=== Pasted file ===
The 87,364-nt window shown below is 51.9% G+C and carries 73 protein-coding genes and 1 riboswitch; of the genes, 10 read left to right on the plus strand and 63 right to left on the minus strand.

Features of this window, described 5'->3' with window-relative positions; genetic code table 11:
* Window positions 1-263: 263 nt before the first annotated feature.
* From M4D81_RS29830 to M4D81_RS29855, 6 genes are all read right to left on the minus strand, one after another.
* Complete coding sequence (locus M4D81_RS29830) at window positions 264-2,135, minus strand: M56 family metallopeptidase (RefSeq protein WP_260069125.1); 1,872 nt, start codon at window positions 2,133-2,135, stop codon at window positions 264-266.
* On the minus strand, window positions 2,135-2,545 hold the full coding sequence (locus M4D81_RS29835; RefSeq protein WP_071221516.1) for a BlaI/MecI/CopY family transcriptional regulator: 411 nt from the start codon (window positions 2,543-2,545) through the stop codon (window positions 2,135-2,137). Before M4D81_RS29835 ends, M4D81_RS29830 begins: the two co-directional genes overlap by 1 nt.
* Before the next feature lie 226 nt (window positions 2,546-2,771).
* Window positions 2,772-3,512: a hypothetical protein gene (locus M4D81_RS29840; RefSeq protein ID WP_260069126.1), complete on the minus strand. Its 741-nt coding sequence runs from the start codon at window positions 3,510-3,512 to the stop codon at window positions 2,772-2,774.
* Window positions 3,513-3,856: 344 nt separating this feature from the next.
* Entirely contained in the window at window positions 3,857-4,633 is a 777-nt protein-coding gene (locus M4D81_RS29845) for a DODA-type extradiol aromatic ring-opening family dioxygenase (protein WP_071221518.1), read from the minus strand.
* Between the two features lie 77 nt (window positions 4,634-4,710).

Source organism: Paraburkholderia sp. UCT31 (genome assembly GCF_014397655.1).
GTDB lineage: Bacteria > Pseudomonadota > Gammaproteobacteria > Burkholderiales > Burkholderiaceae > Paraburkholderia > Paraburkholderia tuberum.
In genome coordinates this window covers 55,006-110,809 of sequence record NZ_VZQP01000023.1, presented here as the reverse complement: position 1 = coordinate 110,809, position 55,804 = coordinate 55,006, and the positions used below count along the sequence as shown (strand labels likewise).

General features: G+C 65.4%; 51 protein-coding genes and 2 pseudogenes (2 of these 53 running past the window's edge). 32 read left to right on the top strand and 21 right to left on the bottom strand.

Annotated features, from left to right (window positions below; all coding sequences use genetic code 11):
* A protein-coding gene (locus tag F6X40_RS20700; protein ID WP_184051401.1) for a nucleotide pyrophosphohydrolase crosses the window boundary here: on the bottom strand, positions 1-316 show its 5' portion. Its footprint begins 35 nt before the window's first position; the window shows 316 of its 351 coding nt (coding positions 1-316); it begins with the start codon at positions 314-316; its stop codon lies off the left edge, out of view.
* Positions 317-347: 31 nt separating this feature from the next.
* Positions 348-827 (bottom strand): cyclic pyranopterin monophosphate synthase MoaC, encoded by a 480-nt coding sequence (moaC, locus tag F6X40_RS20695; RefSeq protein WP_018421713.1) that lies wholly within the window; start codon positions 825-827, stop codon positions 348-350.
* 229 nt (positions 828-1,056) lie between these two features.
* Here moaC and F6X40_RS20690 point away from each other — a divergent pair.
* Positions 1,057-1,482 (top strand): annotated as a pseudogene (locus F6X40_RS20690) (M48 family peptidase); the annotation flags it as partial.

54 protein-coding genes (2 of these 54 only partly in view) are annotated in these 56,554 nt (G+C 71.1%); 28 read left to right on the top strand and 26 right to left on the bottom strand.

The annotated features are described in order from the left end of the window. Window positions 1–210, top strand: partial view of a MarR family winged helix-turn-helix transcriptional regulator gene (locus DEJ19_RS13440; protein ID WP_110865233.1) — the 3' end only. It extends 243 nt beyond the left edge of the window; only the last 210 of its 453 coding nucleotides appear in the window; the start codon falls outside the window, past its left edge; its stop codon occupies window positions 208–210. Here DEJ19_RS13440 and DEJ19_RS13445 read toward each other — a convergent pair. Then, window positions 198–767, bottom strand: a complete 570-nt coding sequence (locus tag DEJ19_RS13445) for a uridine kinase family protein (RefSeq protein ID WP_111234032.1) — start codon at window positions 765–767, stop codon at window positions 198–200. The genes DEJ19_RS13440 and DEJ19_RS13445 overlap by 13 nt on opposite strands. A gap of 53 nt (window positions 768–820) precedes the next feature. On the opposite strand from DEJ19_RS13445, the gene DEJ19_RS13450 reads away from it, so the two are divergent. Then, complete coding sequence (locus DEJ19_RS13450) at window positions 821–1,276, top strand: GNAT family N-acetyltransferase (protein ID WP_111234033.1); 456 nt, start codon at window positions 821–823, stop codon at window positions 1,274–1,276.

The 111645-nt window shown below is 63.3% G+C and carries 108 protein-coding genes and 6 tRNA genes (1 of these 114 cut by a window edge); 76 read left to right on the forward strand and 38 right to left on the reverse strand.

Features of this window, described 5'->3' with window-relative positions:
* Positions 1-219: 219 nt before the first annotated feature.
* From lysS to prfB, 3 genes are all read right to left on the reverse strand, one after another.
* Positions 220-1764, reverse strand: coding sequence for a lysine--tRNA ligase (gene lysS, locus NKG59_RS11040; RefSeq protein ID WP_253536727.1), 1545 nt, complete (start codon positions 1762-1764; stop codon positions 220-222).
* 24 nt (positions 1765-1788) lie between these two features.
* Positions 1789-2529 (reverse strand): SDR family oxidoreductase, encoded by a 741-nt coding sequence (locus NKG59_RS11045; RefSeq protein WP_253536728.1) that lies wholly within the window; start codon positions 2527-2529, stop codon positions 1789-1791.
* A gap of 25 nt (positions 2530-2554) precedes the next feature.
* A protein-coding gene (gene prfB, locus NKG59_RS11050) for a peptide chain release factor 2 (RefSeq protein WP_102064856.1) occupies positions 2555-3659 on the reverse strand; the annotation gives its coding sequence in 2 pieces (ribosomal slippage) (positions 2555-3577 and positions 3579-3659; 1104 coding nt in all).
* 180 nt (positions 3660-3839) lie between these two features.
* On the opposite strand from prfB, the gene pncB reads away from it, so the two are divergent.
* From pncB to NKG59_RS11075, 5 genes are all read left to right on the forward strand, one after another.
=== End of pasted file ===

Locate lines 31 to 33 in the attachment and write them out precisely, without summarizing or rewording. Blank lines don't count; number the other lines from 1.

* Positions 1789-2529 (reverse strand): SDR family oxidoreductase, encoded by a 741-nt coding sequence (locus NKG59_RS11045; RefSeq protein WP_253536728.1) that lies wholly within the window; start codon positions 2527-2529, stop codon positions 1789-1791.
* A gap of 25 nt (positions 2530-2554) precedes the next feature.
* A protein-coding gene (gene prfB, locus NKG59_RS11050) for a peptide chain release factor 2 (RefSeq protein WP_102064856.1) occupies positions 2555-3659 on the reverse strand; the annotation gives its coding sequence in 2 pieces (ribosomal slippage) (positions 2555-3577 and positions 3579-3659; 1104 coding nt in all).